Lessons for the All or Nothing Kid

I’ve had a series of injuries over the last couple of years that have stopped me running, which has been unexpectedly annoying. I never expected to even like running, much less love it. My sister is a runner, and I was quite happy to leave it to her. I admired her strength and fortitude while privately questioning her sanity (sorry Jane!).

But my husband kept quietly suggesting it might improve my cycling… build my strength… and I am a morning person, so leaping out first thing and getting those endorphins is kind of attractive. I love the morning air, the morning light, the peaceful morning streets.

I can’t quite remember how I started, but I got hooked really fast. And, in typical fashion, I injured myself really fast too. My running career has been a cycle of running hard, injuring myself, and collapsing sulkily on the couch until the injuries heal. To be honest, it got a little old. And so did I. At 47 I have a lot in common with the Dad in Fowl Language.


So after the latest round of injuries, when my physio said I should try run/walking at 1 minute intervals, I sulked for a bit longer, and eventually gave it a try. I left the house sulky, grumpy, and convinced this was going to be the least satisfying run in the history of sullen running. And something odd happened.

I loved it.

My asthma has flared up this winter, after a nasty virus, but run/walking meant it was more manageable. I was out for longer, ran/walked further, and felt better. I wasn’t sore the next day. I started small (another challenge), built up a little, and still no sore bits! I’m only 3 runs in, you understand, so I make no promises or bold pronouncements, but it fascinated me that it felt so good.

I used to feel like every time I slowed to a walk was a personal failure. It meant I wasn’t fit enough, wasn’t strong enough, wasn’t tough enough. But somehow following physio instructions gave me permission to run in a way that feels vastly better, is much more sustainable, and with any luck might not lead to me hitting the wall.

My new job feels a bit like an endless run without any signposts or fitness trackers. There’s a long, long way to go and very little indication of tangible progress. So few moments where I can go “Tada!”. When I was teaching I had “tada!” moments every day. Every time I explained something and saw the “aha!” light in someone’s eyes. Every time someone submitted an amazing assignment. Every time a class discussion took off and flew.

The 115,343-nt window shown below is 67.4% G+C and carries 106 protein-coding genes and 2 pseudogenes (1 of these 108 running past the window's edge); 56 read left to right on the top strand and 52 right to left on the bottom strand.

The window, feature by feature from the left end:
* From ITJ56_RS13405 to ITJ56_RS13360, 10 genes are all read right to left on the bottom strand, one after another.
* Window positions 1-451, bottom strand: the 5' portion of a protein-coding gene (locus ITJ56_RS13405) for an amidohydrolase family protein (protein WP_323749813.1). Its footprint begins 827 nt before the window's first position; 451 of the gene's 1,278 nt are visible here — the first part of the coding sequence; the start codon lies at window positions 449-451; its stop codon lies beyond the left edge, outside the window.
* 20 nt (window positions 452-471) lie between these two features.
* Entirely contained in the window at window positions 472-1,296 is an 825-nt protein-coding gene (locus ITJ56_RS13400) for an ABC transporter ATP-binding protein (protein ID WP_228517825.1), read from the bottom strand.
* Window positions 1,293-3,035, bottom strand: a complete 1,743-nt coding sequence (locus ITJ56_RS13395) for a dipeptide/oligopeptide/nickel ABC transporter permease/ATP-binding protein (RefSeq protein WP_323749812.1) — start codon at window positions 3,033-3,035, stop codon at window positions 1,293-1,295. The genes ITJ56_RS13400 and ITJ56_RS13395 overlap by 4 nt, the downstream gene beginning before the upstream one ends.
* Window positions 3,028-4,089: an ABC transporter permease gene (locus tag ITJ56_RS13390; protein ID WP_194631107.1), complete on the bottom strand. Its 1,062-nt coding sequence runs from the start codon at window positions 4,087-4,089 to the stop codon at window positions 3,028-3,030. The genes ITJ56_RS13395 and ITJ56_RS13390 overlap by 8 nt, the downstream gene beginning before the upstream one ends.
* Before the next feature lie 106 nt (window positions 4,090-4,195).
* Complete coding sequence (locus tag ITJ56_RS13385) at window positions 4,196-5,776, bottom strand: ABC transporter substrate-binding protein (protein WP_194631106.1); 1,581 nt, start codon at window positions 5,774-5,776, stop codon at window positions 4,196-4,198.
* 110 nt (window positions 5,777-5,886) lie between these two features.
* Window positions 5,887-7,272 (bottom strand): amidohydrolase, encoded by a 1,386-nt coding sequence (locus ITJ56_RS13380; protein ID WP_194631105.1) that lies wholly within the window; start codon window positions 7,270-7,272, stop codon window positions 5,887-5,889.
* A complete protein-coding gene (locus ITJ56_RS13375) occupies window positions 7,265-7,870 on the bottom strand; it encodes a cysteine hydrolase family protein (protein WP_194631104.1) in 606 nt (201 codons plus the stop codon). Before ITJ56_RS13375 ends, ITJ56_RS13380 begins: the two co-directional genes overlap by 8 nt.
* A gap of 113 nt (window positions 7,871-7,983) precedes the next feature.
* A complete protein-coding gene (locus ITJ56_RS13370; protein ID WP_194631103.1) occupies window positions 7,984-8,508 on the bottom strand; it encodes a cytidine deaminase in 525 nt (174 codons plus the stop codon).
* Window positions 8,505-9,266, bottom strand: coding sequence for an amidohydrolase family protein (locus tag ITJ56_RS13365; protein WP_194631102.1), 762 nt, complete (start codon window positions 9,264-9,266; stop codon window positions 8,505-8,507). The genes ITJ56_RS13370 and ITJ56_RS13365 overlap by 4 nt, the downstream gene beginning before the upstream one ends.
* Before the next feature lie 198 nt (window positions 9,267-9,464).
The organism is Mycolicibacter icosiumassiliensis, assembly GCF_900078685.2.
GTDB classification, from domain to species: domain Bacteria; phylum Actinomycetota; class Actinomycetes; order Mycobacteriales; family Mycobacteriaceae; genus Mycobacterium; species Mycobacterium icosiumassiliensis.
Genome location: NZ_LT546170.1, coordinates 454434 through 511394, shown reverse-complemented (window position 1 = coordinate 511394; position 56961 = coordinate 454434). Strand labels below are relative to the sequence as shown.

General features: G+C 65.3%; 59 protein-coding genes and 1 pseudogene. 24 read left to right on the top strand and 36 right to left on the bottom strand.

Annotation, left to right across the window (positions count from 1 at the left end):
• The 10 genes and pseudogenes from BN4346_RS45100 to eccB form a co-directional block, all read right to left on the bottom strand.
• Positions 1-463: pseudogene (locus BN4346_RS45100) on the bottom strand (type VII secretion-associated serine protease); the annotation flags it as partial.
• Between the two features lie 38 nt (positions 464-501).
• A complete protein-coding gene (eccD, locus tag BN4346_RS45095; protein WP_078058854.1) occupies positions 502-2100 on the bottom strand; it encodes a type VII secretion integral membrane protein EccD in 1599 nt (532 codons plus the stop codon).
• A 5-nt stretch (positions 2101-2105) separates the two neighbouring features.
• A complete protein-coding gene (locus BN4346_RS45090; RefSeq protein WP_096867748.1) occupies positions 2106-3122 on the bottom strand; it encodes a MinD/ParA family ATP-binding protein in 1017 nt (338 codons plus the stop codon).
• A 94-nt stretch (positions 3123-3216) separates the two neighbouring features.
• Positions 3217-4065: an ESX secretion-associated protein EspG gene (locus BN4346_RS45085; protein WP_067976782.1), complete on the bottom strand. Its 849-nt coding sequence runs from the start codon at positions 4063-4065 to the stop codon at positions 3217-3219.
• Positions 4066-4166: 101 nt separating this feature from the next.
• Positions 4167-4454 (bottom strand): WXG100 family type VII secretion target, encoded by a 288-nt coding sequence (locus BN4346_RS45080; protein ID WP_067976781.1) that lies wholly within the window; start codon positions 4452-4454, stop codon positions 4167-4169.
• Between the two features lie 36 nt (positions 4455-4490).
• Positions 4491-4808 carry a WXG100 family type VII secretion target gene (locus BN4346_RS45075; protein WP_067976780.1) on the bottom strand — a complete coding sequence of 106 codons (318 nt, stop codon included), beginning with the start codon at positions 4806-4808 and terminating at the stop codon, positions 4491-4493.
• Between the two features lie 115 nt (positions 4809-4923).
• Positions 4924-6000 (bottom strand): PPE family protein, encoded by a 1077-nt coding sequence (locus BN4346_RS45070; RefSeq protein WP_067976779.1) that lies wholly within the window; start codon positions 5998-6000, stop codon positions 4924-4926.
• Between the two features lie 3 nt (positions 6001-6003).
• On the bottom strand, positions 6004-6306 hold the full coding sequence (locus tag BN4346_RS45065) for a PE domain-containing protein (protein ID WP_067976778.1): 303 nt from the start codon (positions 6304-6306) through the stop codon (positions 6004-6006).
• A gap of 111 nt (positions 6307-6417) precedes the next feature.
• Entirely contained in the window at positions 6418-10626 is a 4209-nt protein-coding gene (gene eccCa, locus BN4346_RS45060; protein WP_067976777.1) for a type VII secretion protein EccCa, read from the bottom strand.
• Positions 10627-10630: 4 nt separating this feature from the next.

Building a charity, working on changing the face of education – that’s no short term game. There are occasional “tada” moments, but mostly there’s one foot in front of the other, one day at a time. It would be easy to start running and try not to stop. To keep running until I hit that old familiar wall. But that won’t get me to the finish line (if there is one!).

So I’m trying to take weekends. To garden. To read. To breathe. And to run/walk in life as well as in exercise.

I can’t guarantee no injuries. There are always doorways and random furniture keen to leap out at the likes of me. But there’s sunshine, and flowers, and more to life than work, even for obsessives like me.



Here in Australia it’s Fathers’ Day, and I was not expecting it to matter.

My husband and I don’t do the hallmark holidays, so our kids don’t take them particularly seriously either. We appreciate each other throughout the year. We do our best to recognise each others’ contribution to our lives, although, being human, we don’t always succeed. We don’t need a day on the calendar to tell each other that we matter.

But this year we were staying with my in-laws and, unbeknownst to me they had a formal Fathers’ day lunch planned.

And on Friday, by sheer coincidence, I drove past the restaurant, normally far out of my daily round, where, together with my sister, I saw my Dad for the last time before he died.